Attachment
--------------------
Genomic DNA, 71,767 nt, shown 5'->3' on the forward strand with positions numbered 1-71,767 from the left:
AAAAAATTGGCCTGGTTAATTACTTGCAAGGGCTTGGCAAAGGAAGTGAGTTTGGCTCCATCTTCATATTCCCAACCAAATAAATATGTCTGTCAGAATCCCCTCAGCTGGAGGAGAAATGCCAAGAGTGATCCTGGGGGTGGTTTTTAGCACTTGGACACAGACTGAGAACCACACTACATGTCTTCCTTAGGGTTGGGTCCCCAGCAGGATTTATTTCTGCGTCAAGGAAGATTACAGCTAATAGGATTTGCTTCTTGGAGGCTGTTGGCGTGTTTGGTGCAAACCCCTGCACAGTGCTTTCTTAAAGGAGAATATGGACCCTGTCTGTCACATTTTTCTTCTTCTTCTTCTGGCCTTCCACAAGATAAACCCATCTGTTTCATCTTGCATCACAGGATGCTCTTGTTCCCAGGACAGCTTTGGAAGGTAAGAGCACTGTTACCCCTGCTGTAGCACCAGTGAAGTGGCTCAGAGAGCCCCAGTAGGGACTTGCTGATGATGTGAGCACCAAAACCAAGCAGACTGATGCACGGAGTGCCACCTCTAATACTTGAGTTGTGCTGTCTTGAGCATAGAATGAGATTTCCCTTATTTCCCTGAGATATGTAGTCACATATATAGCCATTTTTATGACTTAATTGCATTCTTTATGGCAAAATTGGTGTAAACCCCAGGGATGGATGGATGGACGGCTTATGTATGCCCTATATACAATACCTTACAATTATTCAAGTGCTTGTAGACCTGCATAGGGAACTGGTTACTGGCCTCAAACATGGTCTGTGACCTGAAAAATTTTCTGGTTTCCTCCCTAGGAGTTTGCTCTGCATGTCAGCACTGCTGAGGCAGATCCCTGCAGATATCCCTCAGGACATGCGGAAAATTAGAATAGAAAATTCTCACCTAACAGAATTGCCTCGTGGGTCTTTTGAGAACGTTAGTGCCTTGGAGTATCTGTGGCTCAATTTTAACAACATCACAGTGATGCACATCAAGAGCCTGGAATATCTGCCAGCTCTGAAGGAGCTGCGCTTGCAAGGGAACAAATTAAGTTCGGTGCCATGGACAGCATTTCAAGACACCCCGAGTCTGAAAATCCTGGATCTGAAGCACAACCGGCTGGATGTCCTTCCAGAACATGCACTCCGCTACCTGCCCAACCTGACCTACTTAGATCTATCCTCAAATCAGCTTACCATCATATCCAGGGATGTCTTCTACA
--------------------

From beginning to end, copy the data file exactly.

Genomic DNA, 71,767 nt, shown 5'->3' on the forward strand with positions numbered 1-71,767 from the left:
AAAAAATTGGCCTGGTTAATTACTTGCAAGGGCTTGGCAAAGGAAGTGAGTTTGGCTCCATCTTCATATTCCCAACCAAATAAATATGTCTGTCAGAATCCCCTCAGCTGGAGGAGAAATGCCAAGAGTGATCCTGGGGGTGGTTTTTAGCACTTGGACACAGACTGAGAACCACACTACATGTCTTCCTTAGGGTTGGGTCCCCAGCAGGATTTATTTCTGCGTCAAGGAAGATTACAGCTAATAGGATTTGCTTCTTGGAGGCTGTTGGCGTGTTTGGTGCAAACCCCTGCACAGTGCTTTCTTAAAGGAGAATATGGACCCTGTCTGTCACATTTTTCTTCTTCTTCTTCTGGCCTTCCACAAGATAAACCCATCTGTTTCATCTTGCATCACAGGATGCTCTTGTTCCCAGGACAGCTTTGGAAGGTAAGAGCACTGTTACCCCTGCTGTAGCACCAGTGAAGTGGCTCAGAGAGCCCCAGTAGGGACTTGCTGATGATGTGAGCACCAAAACCAAGCAGACTGATGCACGGAGTGCCACCTCTAATACTTGAGTTGTGCTGTCTTGAGCATAGAATGAGATTTCCCTTATTTCCCTGAGATATGTAGTCACATATATAGCCATTTTTATGACTTAATTGCATTCTTTATGGCAAAATTGGTGTAAACCCCAGGGATGGATGGATGGACGGCTTATGTATGCCCTATATACAATACCTTACAATTATTCAAGTGCTTGTAGACCTGCATAGGGAACTGGTTACTGGCCTCAAACATGGTCTGTGACCTGAAAAATTTTCTGGTTTCCTCCCTAGGAGTTTGCTCTGCATGTCAGCACTGCTGAGGCAGATCCCTGCAGATATCCCTCAGGACATGCGGAAAATTAGAATAGAAAATTCTCACCTAACAGAATTGCCTCGTGGGTCTTTTGAGAACGTTAGTGCCTTGGAGTATCTGTGGCTCAATTTTAACAACATCACAGTGATGCACATCAAGAGCCTGGAATATCTGCCAGCTCTGAAGGAGCTGCGCTTGCAAGGGAACAAATTAAGTTCGGTGCCATGGACAGCATTTCAAGACACCCCGAGTCTGAAAATCCTGGATCTGAAGCACAACCGGCTGGATGTCCTTCCAGAACATGCACTCCGCTACCTGCCCAACCTGACCTACTTAGATCTATCCTCAAATCAGCTTACCATCATATCCAGGGATGTCTTCTACA